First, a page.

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Partial Differentiation

  1. Oct 16, 2011 #1
    1. The problem statement, all variables and given/known data
    Hello all,
    New to partial derivatives. I was wondering if someone could look over my work and determine if my final step is as far as I can take the proble (ie. that will be my solution). Thanks in advance.

    Let the temperature of a 2D domain in polar coordinates [itex](r, \varphi)[/itex] be given by [itex]T=f(r, \varphi, t)[/itex], where t is time. Suppose a probe follows the straight path, given in Cartesian coordinates by [itex]x=X(t), y=Y_0=constant[/itex]. Using the fact that [itex]r^2=x^2+y^2, \varphi=arctan(y/x)[/itex], find [itex]dT/dt[/itex].


    3. The attempt at a solution

    [itex]\frac{dr}{dt}=\frac{\delta r}{\delta x}\frac{dx}{dt}+\frac{\delta r}{\delta y}\frac{dy}{dt}=\frac{\delta r}{\delta x}\frac{dx}{dt}[/itex]

    and

    [itex]\frac{d\varphi}{dt}=\frac{\delta \varphi}{\delta x}\frac{dx}{dt}+\frac{\delta\varphi}{\delta y}\frac{dy}{dt}=\frac{\delta\varphi}{\delta x}\frac{dx}{dt}[/itex]

    thus,

    [itex]\frac{dT}{dt}=\frac{\delta T}{\delta r}\frac{dr}{dt}+\frac{\delta T}{\delta\varphi}\frac{d\varphi}{dt}+\frac{\delta T}{\delta t}[/itex]

    Next, we have,

    [itex]\frac{dT}{dt}=\frac{\delta T}{\delta r}\frac{\delta r}{\delta x}\frac{dx}{dt}+\frac{\delta T}{\delta\varphi}\frac{\delta\varphi}{\delta x}\frac{dx}{dt}+\frac{\delta T}{\delta t}[/itex]
    [itex]=\frac{\delta T}{\delta r}(x)\frac{d[X(t)]}{dt}-\frac{\delta T}{\delta\varphi}\frac{1}{1+(y/x)^2}\frac{y}{x^2}\frac{d[X(t)]}{dt}+\frac{\delta T}{\delta t}[/itex]

    Is this as far as I can take it with the information given?
     
  2. jcsd
  3. Oct 17, 2011 #2
    also wanted to inform everyone that the lowercase deltas were supposed to be partials
     
  4. Oct 18, 2011 #3
    No one?
     
  5. Oct 18, 2011 #4

    cepheid

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    You should try \partial

    Your application of the chain rule seems okay.

    I think that partial deriv of r wrt x should be 2x, not x, right?
     
  6. Oct 18, 2011 #5

    cepheid

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    Actually nvmind my third statement. I forgot about the square root.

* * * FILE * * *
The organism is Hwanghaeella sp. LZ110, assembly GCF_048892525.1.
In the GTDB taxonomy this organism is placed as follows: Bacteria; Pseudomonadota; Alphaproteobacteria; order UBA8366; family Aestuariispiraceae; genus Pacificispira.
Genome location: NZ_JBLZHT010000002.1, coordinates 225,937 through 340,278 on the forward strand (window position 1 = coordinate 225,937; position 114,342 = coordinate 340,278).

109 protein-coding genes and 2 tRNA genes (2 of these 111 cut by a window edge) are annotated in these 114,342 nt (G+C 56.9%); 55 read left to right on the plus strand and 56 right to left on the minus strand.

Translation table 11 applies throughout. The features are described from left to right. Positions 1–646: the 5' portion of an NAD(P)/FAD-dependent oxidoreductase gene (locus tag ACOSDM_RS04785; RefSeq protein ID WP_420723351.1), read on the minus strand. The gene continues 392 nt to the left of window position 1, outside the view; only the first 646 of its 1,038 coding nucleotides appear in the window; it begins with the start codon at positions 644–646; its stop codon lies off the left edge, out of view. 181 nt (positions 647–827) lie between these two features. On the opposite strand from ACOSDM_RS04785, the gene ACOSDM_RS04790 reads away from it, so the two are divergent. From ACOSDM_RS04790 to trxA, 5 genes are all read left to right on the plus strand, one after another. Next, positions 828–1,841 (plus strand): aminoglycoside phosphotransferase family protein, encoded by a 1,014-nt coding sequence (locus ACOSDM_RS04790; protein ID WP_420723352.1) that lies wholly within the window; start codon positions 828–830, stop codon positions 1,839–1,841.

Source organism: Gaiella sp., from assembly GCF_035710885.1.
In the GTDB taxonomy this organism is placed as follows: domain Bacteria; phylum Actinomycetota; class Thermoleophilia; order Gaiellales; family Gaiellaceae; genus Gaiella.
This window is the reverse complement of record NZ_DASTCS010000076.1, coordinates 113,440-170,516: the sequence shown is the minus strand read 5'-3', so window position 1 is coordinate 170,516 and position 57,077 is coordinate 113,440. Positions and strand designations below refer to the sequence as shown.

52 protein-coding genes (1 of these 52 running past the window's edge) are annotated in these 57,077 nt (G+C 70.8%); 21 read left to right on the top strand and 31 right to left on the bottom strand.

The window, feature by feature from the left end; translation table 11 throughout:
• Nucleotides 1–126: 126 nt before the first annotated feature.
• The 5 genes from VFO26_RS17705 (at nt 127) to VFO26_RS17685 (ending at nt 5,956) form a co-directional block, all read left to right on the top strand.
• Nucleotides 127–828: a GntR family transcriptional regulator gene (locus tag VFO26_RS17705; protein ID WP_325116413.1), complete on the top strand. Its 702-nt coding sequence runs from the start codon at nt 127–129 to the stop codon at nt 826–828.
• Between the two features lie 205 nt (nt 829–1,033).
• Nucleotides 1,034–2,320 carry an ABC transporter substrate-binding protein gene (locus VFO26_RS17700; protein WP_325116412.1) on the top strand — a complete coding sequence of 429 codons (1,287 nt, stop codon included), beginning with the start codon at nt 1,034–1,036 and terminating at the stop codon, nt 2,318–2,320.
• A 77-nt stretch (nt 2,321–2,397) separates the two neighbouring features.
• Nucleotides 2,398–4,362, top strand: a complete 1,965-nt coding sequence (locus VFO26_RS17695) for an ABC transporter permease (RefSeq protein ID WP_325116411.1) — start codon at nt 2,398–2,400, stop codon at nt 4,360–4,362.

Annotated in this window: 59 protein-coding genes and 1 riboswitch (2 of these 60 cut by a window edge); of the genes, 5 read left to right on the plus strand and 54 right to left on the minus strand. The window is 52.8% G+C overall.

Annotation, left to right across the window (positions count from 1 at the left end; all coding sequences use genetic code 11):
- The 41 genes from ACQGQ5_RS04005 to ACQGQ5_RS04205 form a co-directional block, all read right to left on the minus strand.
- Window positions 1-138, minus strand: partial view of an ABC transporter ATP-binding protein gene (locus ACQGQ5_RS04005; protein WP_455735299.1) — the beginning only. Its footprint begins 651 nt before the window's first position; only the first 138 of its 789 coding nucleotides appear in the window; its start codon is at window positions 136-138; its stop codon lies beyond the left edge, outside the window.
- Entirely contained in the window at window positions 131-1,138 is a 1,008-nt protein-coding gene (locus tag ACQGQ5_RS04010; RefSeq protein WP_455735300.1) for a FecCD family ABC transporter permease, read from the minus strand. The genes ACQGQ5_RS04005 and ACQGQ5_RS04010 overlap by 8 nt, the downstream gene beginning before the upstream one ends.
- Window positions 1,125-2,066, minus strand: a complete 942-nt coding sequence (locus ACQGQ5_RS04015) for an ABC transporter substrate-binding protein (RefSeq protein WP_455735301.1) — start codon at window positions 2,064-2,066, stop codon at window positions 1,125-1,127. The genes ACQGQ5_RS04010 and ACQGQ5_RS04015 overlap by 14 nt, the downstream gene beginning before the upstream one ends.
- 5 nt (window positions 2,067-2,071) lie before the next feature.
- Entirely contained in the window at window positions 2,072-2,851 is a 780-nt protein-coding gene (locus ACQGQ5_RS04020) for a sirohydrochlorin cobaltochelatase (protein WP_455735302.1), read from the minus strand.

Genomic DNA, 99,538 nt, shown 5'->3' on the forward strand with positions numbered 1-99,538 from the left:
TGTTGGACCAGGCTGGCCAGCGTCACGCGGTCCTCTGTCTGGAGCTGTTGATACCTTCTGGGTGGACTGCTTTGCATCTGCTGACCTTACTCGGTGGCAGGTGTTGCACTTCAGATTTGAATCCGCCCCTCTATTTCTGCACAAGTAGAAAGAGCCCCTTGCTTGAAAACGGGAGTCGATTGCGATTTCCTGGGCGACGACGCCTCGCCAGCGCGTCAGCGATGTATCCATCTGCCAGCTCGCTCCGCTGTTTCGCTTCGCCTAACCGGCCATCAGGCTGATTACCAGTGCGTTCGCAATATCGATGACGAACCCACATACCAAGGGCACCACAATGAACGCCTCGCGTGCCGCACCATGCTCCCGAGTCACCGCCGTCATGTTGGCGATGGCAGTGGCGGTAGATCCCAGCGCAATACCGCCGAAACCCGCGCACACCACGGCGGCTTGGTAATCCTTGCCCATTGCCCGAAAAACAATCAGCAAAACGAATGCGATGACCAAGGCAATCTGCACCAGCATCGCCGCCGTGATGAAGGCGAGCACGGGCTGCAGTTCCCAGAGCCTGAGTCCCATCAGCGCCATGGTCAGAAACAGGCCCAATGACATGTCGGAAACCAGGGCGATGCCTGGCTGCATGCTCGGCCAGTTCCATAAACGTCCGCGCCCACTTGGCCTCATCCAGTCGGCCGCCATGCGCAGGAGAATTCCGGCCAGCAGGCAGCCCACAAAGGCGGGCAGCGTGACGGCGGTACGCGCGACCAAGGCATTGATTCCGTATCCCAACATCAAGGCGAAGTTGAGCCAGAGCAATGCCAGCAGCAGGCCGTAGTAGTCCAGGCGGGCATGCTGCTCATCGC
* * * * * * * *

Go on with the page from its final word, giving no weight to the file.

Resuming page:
7. Oct 18, 2011 #6
    Thanks. My real reason for asking was because the answer seems kind of odd. It just feels like I could go furthur with it, but I dont see how.
     
  8. Oct 18, 2011 #7
    Now that I have had a second look at the problem I'm going to say that it is 100 percent wrong....

    [itex]\frac{dT}{dt}=\frac{\partial T}{\partial r}\frac{dr}{dt}+\frac{\partial T}{\partial \varphi}\frac{d\varphi}{dt}+\frac{\partial T}{\partial t}[/itex]

    Hence that couldnt be right since
    [itex]\frac{dr}{dr}=\frac{\partial r}{\partial x}\frac{dx}{dt}+\frac{\partial r}{\partial t}[/itex]

    and a similar expression for [itex]\varphi[/itex] can be found...
     
    Last edited: Oct 18, 2011
  9. Oct 18, 2011 #8

    cepheid

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    Okay, well, this is definitely true:

    That's just how the chain rule works for multivariable functions.

    Doesn't the second term above assume that r has some sort of explicit dependence on t that is outside of the implicit dependence on t that comes via its dependence on x? In this case, I don't think that's true. Since there is no explicit dependence on t that is not via some other variable, I think that [itex]\partial r / \partial t [/itex] would be 0.

    EDIT: Mathematical way of saying this: [itex] r(x,t) = r(x(t)) [/itex] (no explicit dependence on t).

    Another way to look at it: if you posit that r depends on x and on t, then the way to compute [itex]\partial r / \partial t [/itex] is to hold x constant. But for x to be constant, t must be constant as well.

    By the way, the itex tags are for LaTeX equations that are inline with regular text. For equations that are not inline, you can just use tex tags instead of itex like so:

    [tex]\frac{dT}{dt}=\frac{\partial T}{\partial r}\frac{dr}{dt}+\frac{\partial T}{\partial \varphi}\frac{d\varphi}{dt}+\frac{\partial T}{\partial t}[/tex]
     
  10. Oct 18, 2011 #9
    If I understand what you are saying correctly, since dr/dt=0, then essentially dT/dT will simply be the partial derivative of T with respect to the partial derivative of time.
     
  11. Oct 19, 2011 #10

    cepheid

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    NO, you did not understand me correctly. dr/dt is NOT 0. I was arguing that ∂r/∂t = 0. There's an important difference there. With the latter, the derivative dr/dt reduces to:

    [tex] \frac{dr}{dt} = \frac{\partial r}{\partial x} \frac{dx}{dt} [/tex]

    So it's just the normal chain rule for composite functions. In other words, we return to what you had in your original post.
     
    Last edited: Oct 19, 2011
  12. Oct 19, 2011 #11
    Oh wow, thanks. Mind went blank. Thanks a lot!
     
  13. Oct 19, 2011 #12

    cepheid

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    By the way, I also don't think you computed ∂r/∂x correctly. We have:

    [tex] \frac{\partial r}{\partial x} = \frac{\partial }{\partial x}(x^2 + y^2)^{1/2} [/tex]

    How would you go about differentiating this?
     
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